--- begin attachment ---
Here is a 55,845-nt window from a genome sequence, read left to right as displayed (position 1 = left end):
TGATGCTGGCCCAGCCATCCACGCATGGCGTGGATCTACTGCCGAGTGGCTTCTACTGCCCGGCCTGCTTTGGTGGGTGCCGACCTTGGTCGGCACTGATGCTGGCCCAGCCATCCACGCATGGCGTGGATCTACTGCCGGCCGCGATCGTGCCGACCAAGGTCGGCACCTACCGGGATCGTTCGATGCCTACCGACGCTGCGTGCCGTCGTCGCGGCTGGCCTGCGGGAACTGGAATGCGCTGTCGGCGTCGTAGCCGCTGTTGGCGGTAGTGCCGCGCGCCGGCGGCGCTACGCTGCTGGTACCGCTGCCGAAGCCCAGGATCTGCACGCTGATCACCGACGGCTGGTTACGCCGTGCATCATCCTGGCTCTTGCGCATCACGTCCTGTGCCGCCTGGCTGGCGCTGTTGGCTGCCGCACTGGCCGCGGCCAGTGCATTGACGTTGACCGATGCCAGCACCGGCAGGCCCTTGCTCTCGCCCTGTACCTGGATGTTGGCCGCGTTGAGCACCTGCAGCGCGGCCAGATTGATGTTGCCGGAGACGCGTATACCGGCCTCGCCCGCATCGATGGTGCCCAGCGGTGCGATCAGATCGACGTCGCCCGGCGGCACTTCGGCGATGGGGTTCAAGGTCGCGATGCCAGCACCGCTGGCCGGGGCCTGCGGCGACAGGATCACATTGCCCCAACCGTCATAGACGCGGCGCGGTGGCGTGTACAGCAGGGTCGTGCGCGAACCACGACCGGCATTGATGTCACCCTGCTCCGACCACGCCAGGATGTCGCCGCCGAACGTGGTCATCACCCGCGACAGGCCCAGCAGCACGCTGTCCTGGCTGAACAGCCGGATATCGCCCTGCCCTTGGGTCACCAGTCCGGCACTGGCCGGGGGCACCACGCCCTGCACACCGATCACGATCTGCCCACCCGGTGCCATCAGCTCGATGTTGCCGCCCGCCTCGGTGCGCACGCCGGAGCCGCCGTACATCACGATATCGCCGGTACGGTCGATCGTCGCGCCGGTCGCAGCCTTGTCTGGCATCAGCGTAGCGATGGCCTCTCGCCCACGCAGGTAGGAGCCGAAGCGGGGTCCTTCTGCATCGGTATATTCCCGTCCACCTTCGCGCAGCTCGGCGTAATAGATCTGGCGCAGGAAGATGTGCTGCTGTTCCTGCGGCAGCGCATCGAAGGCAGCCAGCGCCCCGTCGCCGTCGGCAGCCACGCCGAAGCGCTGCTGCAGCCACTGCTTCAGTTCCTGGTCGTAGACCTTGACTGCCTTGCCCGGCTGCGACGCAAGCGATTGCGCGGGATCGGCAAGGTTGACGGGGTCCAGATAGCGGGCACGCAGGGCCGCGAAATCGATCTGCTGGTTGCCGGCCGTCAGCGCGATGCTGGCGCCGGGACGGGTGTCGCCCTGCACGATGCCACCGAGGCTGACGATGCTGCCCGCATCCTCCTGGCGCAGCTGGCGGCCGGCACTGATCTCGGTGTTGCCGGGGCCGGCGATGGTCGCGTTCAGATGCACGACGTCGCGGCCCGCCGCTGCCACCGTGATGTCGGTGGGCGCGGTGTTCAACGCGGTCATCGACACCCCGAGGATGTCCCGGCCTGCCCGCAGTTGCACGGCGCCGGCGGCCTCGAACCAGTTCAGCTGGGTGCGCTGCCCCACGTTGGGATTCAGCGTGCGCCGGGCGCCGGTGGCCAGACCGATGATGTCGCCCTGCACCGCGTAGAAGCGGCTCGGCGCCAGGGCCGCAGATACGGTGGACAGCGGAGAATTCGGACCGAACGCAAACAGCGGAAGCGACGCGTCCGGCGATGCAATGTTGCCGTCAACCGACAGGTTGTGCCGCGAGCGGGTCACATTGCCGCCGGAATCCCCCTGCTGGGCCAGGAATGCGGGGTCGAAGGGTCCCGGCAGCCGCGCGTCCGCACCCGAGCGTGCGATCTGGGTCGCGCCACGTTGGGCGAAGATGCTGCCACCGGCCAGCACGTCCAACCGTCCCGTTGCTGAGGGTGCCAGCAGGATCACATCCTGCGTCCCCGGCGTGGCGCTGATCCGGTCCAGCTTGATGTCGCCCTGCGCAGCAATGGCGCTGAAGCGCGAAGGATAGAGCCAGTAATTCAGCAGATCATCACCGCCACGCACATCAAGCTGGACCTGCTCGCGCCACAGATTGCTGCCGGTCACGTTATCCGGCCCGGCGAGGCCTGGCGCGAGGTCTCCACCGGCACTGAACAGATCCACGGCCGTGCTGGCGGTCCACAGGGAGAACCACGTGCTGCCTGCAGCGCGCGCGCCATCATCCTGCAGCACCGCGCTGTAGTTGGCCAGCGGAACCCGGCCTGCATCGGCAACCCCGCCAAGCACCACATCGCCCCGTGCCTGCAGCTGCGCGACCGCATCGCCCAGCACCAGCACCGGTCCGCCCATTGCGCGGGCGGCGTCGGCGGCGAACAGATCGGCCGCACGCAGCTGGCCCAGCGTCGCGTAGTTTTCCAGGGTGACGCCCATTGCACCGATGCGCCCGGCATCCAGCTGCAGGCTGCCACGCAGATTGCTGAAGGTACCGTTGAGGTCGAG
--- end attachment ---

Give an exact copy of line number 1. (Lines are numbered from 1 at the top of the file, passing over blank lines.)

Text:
Here is a 55,845-nt window from a genome sequence, read left to right as displayed (position 1 = left end):